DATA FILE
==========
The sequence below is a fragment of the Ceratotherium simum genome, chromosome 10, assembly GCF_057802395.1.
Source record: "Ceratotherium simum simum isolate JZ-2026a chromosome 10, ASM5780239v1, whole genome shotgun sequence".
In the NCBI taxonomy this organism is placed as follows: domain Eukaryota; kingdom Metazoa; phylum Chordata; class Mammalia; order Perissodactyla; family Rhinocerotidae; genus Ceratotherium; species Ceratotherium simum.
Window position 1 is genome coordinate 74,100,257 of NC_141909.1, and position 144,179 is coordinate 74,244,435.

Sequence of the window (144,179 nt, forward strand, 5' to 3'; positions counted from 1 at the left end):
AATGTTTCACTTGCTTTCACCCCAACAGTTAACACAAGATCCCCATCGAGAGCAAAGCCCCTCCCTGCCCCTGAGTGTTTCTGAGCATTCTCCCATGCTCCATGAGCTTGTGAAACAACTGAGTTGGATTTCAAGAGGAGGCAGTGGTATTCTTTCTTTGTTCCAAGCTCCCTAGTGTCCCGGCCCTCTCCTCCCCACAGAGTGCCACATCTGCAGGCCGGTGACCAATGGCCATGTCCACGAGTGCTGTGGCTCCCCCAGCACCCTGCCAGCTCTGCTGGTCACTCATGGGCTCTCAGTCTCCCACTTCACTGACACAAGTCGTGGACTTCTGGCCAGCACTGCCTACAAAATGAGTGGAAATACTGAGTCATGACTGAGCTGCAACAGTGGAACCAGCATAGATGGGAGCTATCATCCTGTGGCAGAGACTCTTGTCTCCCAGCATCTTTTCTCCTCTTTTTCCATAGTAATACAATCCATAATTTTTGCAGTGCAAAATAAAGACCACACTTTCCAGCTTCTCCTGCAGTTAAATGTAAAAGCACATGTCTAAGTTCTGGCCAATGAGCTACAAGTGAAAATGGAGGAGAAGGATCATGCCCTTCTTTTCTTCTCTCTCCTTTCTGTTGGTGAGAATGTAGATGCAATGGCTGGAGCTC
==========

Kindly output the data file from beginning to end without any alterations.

The sequence below is a fragment of the Ceratotherium simum genome, chromosome 10, assembly GCF_057802395.1.
Source record: "Ceratotherium simum simum isolate JZ-2026a chromosome 10, ASM5780239v1, whole genome shotgun sequence".
In the NCBI taxonomy this organism is placed as follows: domain Eukaryota; kingdom Metazoa; phylum Chordata; class Mammalia; order Perissodactyla; family Rhinocerotidae; genus Ceratotherium; species Ceratotherium simum.
Window position 1 is genome coordinate 74,100,257 of NC_141909.1, and position 144,179 is coordinate 74,244,435.

Sequence of the window (144,179 nt, forward strand, 5' to 3'; positions counted from 1 at the left end):
AATGTTTCACTTGCTTTCACCCCAACAGTTAACACAAGATCCCCATCGAGAGCAAAGCCCCTCCCTGCCCCTGAGTGTTTCTGAGCATTCTCCCATGCTCCATGAGCTTGTGAAACAACTGAGTTGGATTTCAAGAGGAGGCAGTGGTATTCTTTCTTTGTTCCAAGCTCCCTAGTGTCCCGGCCCTCTCCTCCCCACAGAGTGCCACATCTGCAGGCCGGTGACCAATGGCCATGTCCACGAGTGCTGTGGCTCCCCCAGCACCCTGCCAGCTCTGCTGGTCACTCATGGGCTCTCAGTCTCCCACTTCACTGACACAAGTCGTGGACTTCTGGCCAGCACTGCCTACAAAATGAGTGGAAATACTGAGTCATGACTGAGCTGCAACAGTGGAACCAGCATAGATGGGAGCTATCATCCTGTGGCAGAGACTCTTGTCTCCCAGCATCTTTTCTCCTCTTTTTCCATAGTAATACAATCCATAATTTTTGCAGTGCAAAATAAAGACCACACTTTCCAGCTTCTCCTGCAGTTAAATGTAAAAGCACATGTCTAAGTTCTGGCCAATGAGCTACAAGTGAAAATGGAGGAGAAGGATCATGCCCTTCTTTTCTTCTCTCTCCTTTCTGTTGGTGAGAATGTAGATGCAATGGCTGGAGCTC